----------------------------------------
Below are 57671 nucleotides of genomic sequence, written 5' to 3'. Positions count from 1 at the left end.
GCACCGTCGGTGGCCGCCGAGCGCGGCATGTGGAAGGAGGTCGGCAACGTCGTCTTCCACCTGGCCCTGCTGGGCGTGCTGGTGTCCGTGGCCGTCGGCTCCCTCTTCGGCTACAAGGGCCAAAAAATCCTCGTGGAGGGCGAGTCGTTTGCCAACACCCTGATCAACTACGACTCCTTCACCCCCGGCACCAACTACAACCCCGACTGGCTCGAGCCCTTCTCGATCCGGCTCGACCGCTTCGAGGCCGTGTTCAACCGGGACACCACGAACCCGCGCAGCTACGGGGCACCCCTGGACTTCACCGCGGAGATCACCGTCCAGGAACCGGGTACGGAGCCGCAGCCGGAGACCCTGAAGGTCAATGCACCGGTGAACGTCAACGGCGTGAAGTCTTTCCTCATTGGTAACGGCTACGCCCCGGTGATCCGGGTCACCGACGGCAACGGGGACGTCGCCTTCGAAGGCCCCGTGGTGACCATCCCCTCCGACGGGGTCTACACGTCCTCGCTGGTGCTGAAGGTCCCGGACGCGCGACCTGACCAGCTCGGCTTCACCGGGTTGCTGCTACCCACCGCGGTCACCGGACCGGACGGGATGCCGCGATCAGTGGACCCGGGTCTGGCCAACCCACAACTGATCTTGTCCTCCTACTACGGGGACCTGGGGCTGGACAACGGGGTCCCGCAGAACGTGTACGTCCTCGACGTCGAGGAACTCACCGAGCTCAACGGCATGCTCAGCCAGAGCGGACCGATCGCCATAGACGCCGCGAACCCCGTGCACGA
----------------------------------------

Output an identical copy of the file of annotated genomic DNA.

Below are 57671 nucleotides of genomic sequence, written 5' to 3'. Positions count from 1 at the left end.
GCACCGTCGGTGGCCGCCGAGCGCGGCATGTGGAAGGAGGTCGGCAACGTCGTCTTCCACCTGGCCCTGCTGGGCGTGCTGGTGTCCGTGGCCGTCGGCTCCCTCTTCGGCTACAAGGGCCAAAAAATCCTCGTGGAGGGCGAGTCGTTTGCCAACACCCTGATCAACTACGACTCCTTCACCCCCGGCACCAACTACAACCCCGACTGGCTCGAGCCCTTCTCGATCCGGCTCGACCGCTTCGAGGCCGTGTTCAACCGGGACACCACGAACCCGCGCAGCTACGGGGCACCCCTGGACTTCACCGCGGAGATCACCGTCCAGGAACCGGGTACGGAGCCGCAGCCGGAGACCCTGAAGGTCAATGCACCGGTGAACGTCAACGGCGTGAAGTCTTTCCTCATTGGTAACGGCTACGCCCCGGTGATCCGGGTCACCGACGGCAACGGGGACGTCGCCTTCGAAGGCCCCGTGGTGACCATCCCCTCCGACGGGGTCTACACGTCCTCGCTGGTGCTGAAGGTCCCGGACGCGCGACCTGACCAGCTCGGCTTCACCGGGTTGCTGCTACCCACCGCGGTCACCGGACCGGACGGGATGCCGCGATCAGTGGACCCGGGTCTGGCCAACCCACAACTGATCTTGTCCTCCTACTACGGGGACCTGGGGCTGGACAACGGGGTCCCGCAGAACGTGTACGTCCTCGACGTCGAGGAACTCACCGAGCTCAACGGCATGCTCAGCCAGAGCGGACCGATCGCCATAGACGCCGCGAACCCCGTGCACGA